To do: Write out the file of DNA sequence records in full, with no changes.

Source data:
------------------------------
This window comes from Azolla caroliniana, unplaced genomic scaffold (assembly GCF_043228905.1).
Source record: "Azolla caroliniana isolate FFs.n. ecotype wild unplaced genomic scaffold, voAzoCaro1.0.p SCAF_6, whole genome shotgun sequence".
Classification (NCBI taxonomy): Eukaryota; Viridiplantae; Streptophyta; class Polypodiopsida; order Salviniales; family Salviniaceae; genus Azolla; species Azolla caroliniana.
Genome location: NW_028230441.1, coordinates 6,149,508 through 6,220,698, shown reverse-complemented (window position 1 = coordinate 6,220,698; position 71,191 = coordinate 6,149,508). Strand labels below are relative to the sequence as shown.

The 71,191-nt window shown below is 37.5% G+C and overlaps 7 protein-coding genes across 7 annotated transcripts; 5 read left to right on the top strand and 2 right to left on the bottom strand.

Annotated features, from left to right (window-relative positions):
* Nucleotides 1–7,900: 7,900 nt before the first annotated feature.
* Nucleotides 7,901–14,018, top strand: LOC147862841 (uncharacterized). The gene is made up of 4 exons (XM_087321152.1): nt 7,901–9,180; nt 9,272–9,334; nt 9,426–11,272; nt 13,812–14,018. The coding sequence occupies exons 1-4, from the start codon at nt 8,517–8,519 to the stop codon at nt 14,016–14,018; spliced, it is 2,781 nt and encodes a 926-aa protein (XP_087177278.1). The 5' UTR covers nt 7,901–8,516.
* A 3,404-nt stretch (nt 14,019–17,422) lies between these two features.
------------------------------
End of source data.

This window comes from Azolla caroliniana, unplaced genomic scaffold (assembly GCF_043228905.1).
Source record: "Azolla caroliniana isolate FFs.n. ecotype wild unplaced genomic scaffold, voAzoCaro1.0.p SCAF_6, whole genome shotgun sequence".
Classification (NCBI taxonomy): Eukaryota; Viridiplantae; Streptophyta; class Polypodiopsida; order Salviniales; family Salviniaceae; genus Azolla; species Azolla caroliniana.
Genome location: NW_028230441.1, coordinates 6,149,508 through 6,220,698, shown reverse-complemented (window position 1 = coordinate 6,220,698; position 71,191 = coordinate 6,149,508). Strand labels below are relative to the sequence as shown.

The 71,191-nt window shown below is 37.5% G+C and overlaps 7 protein-coding genes across 7 annotated transcripts; 5 read left to right on the top strand and 2 right to left on the bottom strand.

Annotated features, from left to right (window-relative positions):
* Nucleotides 1–7,900: 7,900 nt before the first annotated feature.
* Nucleotides 7,901–14,018, top strand: LOC147862841 (uncharacterized). The gene is made up of 4 exons (XM_087321152.1): nt 7,901–9,180; nt 9,272–9,334; nt 9,426–11,272; nt 13,812–14,018. The coding sequence occupies exons 1-4, from the start codon at nt 8,517–8,519 to the stop codon at nt 14,016–14,018; spliced, it is 2,781 nt and encodes a 926-aa protein (XP_087177278.1). The 5' UTR covers nt 7,901–8,516.
* A 3,404-nt stretch (nt 14,019–17,422) lies between these two features.